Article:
Louisiana Corral Management, LLC v. Axis Surplus Insurance Company

Filing 61

ORDER & REASONS granting 37 Motion in Limine for the reasons stated herein. Signed by Judge Lance M Africk on 1/19/2023. (mm)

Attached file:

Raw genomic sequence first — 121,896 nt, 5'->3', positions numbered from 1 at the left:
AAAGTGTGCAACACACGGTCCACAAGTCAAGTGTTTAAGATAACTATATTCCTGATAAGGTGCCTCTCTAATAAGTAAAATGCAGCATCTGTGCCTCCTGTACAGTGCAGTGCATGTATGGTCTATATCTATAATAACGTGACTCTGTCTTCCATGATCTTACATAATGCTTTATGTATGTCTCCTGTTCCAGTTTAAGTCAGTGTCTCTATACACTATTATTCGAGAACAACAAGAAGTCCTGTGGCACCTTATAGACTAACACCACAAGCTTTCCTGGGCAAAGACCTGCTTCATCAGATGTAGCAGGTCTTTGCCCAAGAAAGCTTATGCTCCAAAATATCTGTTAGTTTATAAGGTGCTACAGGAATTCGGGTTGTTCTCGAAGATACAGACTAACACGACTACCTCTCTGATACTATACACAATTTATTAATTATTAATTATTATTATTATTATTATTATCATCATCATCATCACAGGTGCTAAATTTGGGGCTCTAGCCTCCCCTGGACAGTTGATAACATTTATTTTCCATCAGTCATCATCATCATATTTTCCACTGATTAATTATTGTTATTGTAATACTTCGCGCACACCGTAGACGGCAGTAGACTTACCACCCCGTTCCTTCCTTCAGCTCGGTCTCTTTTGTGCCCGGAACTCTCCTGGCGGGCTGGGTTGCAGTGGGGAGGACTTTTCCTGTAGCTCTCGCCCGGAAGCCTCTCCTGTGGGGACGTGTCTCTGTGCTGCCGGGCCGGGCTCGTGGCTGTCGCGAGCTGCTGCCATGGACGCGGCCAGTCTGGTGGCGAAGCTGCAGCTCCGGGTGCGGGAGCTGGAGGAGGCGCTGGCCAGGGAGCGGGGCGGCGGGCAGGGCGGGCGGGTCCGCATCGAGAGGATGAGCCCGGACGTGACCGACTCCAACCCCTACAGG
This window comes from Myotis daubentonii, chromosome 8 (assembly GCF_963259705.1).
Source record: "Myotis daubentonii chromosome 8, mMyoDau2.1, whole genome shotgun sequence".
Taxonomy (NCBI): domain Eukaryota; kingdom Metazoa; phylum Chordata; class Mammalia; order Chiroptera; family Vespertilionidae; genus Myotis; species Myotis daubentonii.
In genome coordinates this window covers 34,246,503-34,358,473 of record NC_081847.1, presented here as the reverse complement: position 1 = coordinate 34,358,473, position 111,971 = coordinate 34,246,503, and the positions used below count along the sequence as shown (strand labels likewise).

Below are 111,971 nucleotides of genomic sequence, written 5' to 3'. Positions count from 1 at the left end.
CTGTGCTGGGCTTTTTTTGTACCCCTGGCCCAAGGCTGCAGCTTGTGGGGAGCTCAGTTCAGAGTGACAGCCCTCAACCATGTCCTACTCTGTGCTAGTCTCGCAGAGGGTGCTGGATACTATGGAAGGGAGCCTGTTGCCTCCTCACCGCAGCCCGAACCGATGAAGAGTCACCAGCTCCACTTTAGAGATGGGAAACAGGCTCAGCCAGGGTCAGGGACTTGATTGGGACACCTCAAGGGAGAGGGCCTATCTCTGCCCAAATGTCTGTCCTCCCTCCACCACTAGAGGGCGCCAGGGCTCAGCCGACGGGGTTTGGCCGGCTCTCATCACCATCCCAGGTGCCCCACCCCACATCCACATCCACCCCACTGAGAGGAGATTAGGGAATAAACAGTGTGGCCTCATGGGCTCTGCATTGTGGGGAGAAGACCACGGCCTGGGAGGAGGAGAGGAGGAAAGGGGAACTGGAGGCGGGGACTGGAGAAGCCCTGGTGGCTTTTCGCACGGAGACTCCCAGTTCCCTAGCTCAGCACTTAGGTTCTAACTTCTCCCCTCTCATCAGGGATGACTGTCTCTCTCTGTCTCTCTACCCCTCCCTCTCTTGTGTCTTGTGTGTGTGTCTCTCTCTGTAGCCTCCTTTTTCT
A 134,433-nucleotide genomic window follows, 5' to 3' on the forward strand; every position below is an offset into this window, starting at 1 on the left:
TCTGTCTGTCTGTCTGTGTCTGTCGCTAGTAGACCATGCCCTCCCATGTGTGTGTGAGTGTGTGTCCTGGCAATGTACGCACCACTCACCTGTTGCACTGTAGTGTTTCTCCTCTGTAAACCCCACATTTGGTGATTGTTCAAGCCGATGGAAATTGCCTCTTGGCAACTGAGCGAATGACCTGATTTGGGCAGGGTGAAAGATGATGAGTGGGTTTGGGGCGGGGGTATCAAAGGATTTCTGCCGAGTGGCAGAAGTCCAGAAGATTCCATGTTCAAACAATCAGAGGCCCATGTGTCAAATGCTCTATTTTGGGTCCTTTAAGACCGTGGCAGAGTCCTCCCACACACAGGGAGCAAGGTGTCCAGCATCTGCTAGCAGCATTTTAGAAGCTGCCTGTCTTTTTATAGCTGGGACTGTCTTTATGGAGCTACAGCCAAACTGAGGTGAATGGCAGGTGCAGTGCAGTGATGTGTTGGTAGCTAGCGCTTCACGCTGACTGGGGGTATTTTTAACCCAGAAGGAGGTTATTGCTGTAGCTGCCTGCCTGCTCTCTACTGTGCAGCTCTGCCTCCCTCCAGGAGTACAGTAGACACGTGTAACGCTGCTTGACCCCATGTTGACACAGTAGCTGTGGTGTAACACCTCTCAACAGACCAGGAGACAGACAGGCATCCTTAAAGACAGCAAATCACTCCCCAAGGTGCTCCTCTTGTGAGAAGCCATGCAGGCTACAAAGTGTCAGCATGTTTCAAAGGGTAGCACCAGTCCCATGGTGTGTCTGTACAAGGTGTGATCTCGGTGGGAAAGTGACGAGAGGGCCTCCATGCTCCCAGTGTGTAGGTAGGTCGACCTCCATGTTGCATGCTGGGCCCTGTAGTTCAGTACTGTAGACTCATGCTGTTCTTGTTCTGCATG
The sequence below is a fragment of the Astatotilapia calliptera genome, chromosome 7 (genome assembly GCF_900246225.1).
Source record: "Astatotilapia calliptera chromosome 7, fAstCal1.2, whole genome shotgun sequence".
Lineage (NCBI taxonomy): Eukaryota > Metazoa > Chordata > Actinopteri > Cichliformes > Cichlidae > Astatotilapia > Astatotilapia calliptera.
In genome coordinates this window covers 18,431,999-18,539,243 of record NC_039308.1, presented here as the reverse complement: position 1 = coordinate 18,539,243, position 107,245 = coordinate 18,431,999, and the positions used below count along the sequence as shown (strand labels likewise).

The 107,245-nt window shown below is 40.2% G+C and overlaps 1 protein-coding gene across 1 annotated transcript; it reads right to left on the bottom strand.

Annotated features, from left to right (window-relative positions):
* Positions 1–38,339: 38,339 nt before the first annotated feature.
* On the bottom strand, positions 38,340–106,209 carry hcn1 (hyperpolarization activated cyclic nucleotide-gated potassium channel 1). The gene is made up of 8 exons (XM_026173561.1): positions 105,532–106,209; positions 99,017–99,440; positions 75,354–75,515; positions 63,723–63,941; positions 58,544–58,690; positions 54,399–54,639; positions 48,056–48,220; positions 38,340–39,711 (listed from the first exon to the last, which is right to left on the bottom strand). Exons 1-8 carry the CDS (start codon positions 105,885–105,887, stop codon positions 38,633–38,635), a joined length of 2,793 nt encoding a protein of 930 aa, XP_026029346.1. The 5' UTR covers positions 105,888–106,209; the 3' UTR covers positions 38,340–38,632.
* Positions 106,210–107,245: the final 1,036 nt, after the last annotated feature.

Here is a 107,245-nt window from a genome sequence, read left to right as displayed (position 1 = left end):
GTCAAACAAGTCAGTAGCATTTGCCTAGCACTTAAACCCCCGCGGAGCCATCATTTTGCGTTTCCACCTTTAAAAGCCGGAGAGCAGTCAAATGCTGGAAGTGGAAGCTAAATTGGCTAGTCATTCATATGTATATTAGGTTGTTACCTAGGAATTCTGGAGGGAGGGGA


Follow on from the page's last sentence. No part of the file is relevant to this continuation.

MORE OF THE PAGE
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Case 2:22-cv-02398-LMA-DPC Document 61 Filed 01/19/23 Page 1 of 6 UNITED STATES DISTRICT COURT EASTERN DISTRICT OF LOUISIANA LOUISIANA CORRAL MANAGEMENT, LLC CIVIL ACTION VERSUS No. 22-2398 AXIS SURPLUS INSURANCE COMPANY SECTION I ORDER & REASONS Before the Court is a motion in limine 1 by defendant Axis Surplus Insurance Company (“Axis”) to exclude expert testimony by Stuart Wood (“Wood”), David Conklin (“Conklin”), Gary Custer (“Custer”), and Danielle Parks (“Parks”). The motion was noticed for submission on January 11, 2023. To date, plaintiff Louisiana Corral Management, LLC (“LCM”) has not filed an opposition. For the reasons below, the Court grants the motion. I. FACTUAL BACKGROUND This is an insurance dispute. Axis insured LCM’s Golden Corral restaurant, which was damaged during Hurricane Ida. 2 LCM alleges that Axis has underpaid for that damage. 3 LCM’s witness and exhibit list identified Wood, Conklin, Custer, and Parks as R. Doc. No. 37. R. Doc. No. 1. 3 Id. 1 2 Case 2:22-cv-02398-LMA-DPC Document 61 Filed 01/19/23 Page 2 of 6 witnesses. 4 Of these four, only Wood was explicitly listed as an expert. 5 Wood apparently had no personal involvement with the events giving rise to the instant action. The remaining three were personally involved in the mitigation of damage at LCM’s property. 6 LCM previously filed a motion for extension of the deadline to provide expert reports and disclosures. 7 Axis opposed the motion. 8 The Court denied the motion, finding that LCM had failed to establish good cause for the proposed extension. 9 According to Axis, LCM was required to provide expert reports and disclosures for the above-referenced witnesses, but it has failed to do so, and their testimony should therefore be excluded. II. STANDARD OF LAW “[W]here testimony consists of opinions based on scientific, technical, or other specialized knowledge[,] regardless of whether those opinions were formed during the scope of interaction with a party prior to litigation, the testimony is [ ] that of an R. Doc. No. 30 Id. at ¶ 6 (describing Wood as “an expert economist that will [be] utilized to assist in calculating the additional business los[s]es that were incurred as a result of Axis’ failure to pay this claim timely.”). 6 Id. at ¶ 2 (stating that Conklin “is a representative of Coastal Equipment who participated in furnishing replacement equipment for the Golden Corral after Hurricane Ida”), ¶ 3 (describing Parks as “the owner of Cat 5 Pro that completed water mitigation, pack out, and contents related work at the Golden Corral location after Hurricane Ida”), ¶ 5 (describing Custer as “the representative of the White Tree Group who served as the contractor performing rebuilding services at the Golden Corral location at issue in the lawsuit”). 7 R. Doc. No. 26. 8 R. Doc. No. 32. 9 R. Doc. No. 35. 4 5 2 Case 2:22-cv-02398-LMA-DPC Document 61 Filed 01/19/23 Page 3 of 6 expert.” Hooks v. Nationwide Housing Sys., LLC, No. 15-729, 2016 WL 3667134, at *3 (E.D. La. July 11, 2016) (Barbier, J.) (citation and quotation omitted). If a witness is “retained or specially employed to provide expert testimony,” the witness must provide a written report containing, among other things, their qualifications, the opinions they plan to offer in the matter, and the bases therefore. Fed. R. Civ. P. 26(a)(2)(B). Expert witnesses who are not required to provide a written report must still disclose the subject matter of their testimony and a summary of the facts and opinions they plan to offer. Id. 26(a)(2)(C). Litigants must disclose the identities of expert witnesses and the subject matter of their testimony “at the times and in the sequence that the court orders.” Id. 26(a)(2)(D). “If a party fails to provide information or identify a witness as required by Rule 26(a). . . the party is not allowed to use that information or witness to supply evidence on a motion, at a hearing, or at a trial, unless the failure was substantially justified or is harmless.” Fed. R. Civ. P. 37(c)(1). “Rule 37(c)(1) implicitly places the burden on the party facing sanctions to prove harmlessness or substantial justification.” Allied Shipyard, Inc. v. Chubb Eur. Grp., SE, No. 20-640, 2022 WL 1228800, at *2 (E.D. La. Feb. 7, 2022) (Ashe, J.). “In determining whether a violation of Rule 26 is harmless or substantially justified, a court considers: ‘(1) the importance of the evidence; (2) the prejudice to the opposing party of including the evidence; (3) the possibility of curing such prejudice by granting a continuance; and (4) the explanation for the party's failure to disclose.’” Ambrose v. State Farm Mut. Auto. Ins. Co., No. 20-1011, 2021 WL 2284299, at *3 3 Case 2:22-cv-02398-LMA-DPC Document 61 Filed 01/19/23 Page 4 of 6 (E.D. La. June 4, 2021) (Morgan, J.) (citing Tex. A&M Rsch. Found. v. Magna Transp., Inc., 338 F.3d 394, 402 (5th Cir. 2003)). “District courts have considerable discretion to exclude untimely disclosed expert witness testimony as a sanction.” Havard v. Offshore Specialty Fabricators, LLC, No. 14-824, 2019 WL 8643740, at *2 (E.D. La. May 8, 2019) (Feldman, J.) (citing Bradley v. United States, 866 F.2d 120, 124 & n.7 (5th Cir. 1989)). III. ANALYSIS Axis argues that the testimony of Wood, Conklin, Custer, and Parks should be excluded because LCM did not provide expert reports by the relevant deadline. Axis argues that such reports were required because “these individuals . . . will provide testimony outside the common understanding of the jury.” 10 In support of this proposition, it cites a litany of cases holding that expert testimony is generally required to prove medical causation. 11 To the Court’s knowledge, there is no issue of medical causation in this matter, so the relevance of these cases is unclear. Axis makes no further argument as to why expert reports were required for the abovereferenced witnesses. Because LCM has not filed any response to Axis’ motion, the Court looks to LCM’s witness and exhibit list, as well as the attachments to Axis’ motion, to evaluate whether expert reports were required for these witnesses. 10 11 R. Doc. No. 37-1, at 5. Id. 4 Case 2:22-cv-02398-LMA-DPC Document 61 Filed 01/19/23 Page 5 of 6 As noted above, Wood is explicitly designated as an expert witness, and is to testify regarding “additional business losses” allegedly incurred due to Axis’ failure to pay LCM’s claim. Because Wood is so designated, the Court agrees that he was required to provide an expert report in accord with Rule 26. LCM has provided no such report, though the deadline to do so has passed. 12 As the proponent of his testimony, LCM bears the burden of showing that the failure to timely provide an expert report was harmless or substantially justified. Allied Shipyard, 2022 WL 1228800, at *2. As LCM has filed no response to the instant motion, the Court finds that it has not carried that burden. Therefore, pursuant to Rule 37(c)(1), Wood’s expert testimony will be excluded. As to Conklin, Custer, and Parks, the stated subject matter of their testimony may or may not be within the province of an expert. Hooks, 2016 WL 3667134, at *3. The lack of both proper expert reports and an opposition to the motion in limine makes it difficult to ascertain the precise subject matter of their proposed testimony. However, if they are offered as experts, the documents that have been submitted to support their testimony are insufficient to satisfy the expert report and disclosure requirements of Rule 26. 13 And, as the deadline for plaintiff’s expert reports and R. Doc. No. 13, at 2 (setting deadline for plaintiff’s expert reports and disclosures on November 2, 2022). 13 R. Doc. Nos. 37-2 (Coastal Equipment purchase and sale agreement), 37-3 (CAT5 Pro estimate), 37-3 (White Tree Group proposal estimate). None of these documents contain statements of the subject matter the witnesses are to testify to, the factual bases of those opinions, or the witness’ qualifications. Fed. R. Civ. P. 26(a)(2)(B)-(C). 12 5 Case 2:22-cv-02398-LMA-DPC Document 61 Filed 01/19/23 Page 6 of 6 disclosures has passed, any expert testimony by these witnesses will be excluded pursuant to Rule 37(c)(1). Accordingly, IT IS ORDERED that Axis’ motion in limine is GRANTED. Wood, Conklin, Custer, and Parks will not be allowed to testify as experts at trial. New Orleans, Louisiana, January 19, 2023. _______________________________________ LANCE M. AFRICK UNITED STATES DISTRICT JUDGE 6